By SABRINA CHEN For The News-Letter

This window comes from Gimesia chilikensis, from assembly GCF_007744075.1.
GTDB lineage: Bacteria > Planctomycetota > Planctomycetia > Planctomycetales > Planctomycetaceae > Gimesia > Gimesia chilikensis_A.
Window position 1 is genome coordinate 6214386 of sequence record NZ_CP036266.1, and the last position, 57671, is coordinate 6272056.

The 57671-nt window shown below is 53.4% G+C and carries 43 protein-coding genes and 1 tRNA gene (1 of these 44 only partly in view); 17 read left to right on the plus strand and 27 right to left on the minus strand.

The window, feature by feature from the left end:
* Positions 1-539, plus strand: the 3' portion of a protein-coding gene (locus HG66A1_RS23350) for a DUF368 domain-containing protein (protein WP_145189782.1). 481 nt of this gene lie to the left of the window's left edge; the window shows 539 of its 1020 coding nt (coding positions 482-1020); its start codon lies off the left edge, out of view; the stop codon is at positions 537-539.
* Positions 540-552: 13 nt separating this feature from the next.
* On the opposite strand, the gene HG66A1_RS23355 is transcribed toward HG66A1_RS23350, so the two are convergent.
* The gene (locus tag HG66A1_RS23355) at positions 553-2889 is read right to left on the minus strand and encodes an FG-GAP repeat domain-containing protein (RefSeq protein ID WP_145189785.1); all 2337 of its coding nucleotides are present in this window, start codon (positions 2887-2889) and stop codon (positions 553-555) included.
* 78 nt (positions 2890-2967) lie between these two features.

Two dozen students listened intently as Ellen Sibergeld, a professor at the Bloomberg School of Public Health, discussed how the subtherapeutic use of antibiotics in animals as a preventative measure raised for consumption could be hazardous to human health. Sibergeld, along with Claire Fitch from the Center for Livable Future, spoke Nov. 12 on a panel to spread awareness about the overuse of antibiotics. The event was organized by sophomore Sara Kim, who is interning at Maryland Public Interest Research Group (PIRG), a nonprofit that runs grassroots campaigns. “It was my first time organizing a panel event like this where the speakers talk,” Kim said, “So it was very important for me to contact them regularly and meet them face-to-face to get an idea of what they were going to say.” She began working with Evi Lowman, campaign organizer of Maryland PIRG, to plan the event starting in early September. “We wanted to do something on the Johns Hopkins campus because it’s such a great environment, with the school of public health and a lot of other people who work with these issues,” Lowman said. “This event is all about raising awareness about the issue because people talk about the overuse of antibiotics frequently in the medical community but not so much in livestock and poultry.” After organizing and inviting speakers for the event, Kim went on to advertise the panel through Facebook and the Public Health Weekly Newsletter. Students for Environmental Action and Real Food Hopkins co-sponsored the event. Lowman noted that Maryland PIRG works on the issue of the overuse of antibiotics on two distinct levels. “We are working on a national level to get restaurants to stop serving meat raised with routine antibiotics and on a state level to pass a bill in Maryland to stop the nontherapeutic use of antibiotics in livestock and poultry,” Lowman said. Junior Zoey Demko, who attended the event, said that the panel was extremely informative and that the event was run professionally. “I, as someone who knows a lot about the topic, still gleaned a lot of information from the specialists,” Demko said. “It was really engaging — the panelists were really strong in their opinions.” The panel was followed by a question-and-answer sessions and the showing of a short film from Frontline about the impact of antibiotic use in animal food production and the ongoing scientific and clinical debate. It is estimated that 15 to 17 million pounds of antibiotics are used subtherapeutically each year in the United States in order to make animals gain weight faster. There is evidence that antibiotics kill bacteria that live in animals’ intestines, allowing them to consume food more efficiently. The problem with the subtherapeutic use of antibiotics in food animals is that if an animal is treated repeatedly with a certain antibiotic drug, the bacteria living in the animal will, in time, become resistant to that drug. Therefore, if a person ingests the resistant bacteria by eating the animal, he or she may acquire the resistance as well and not respond to future antibiotic treatment. Many countries in Europe have banned subtherapeutic use of antibiotics, and health experts in the U.S. are working to find conclusive evidence directly linking use of drugs in food animals to an increase in drug-resistant bacteria. Lowman says that concerned students should be conscious of their purchases. “What’s important for students to do? As consumers, be aware of what you are buying and how your food is being produced,” she said.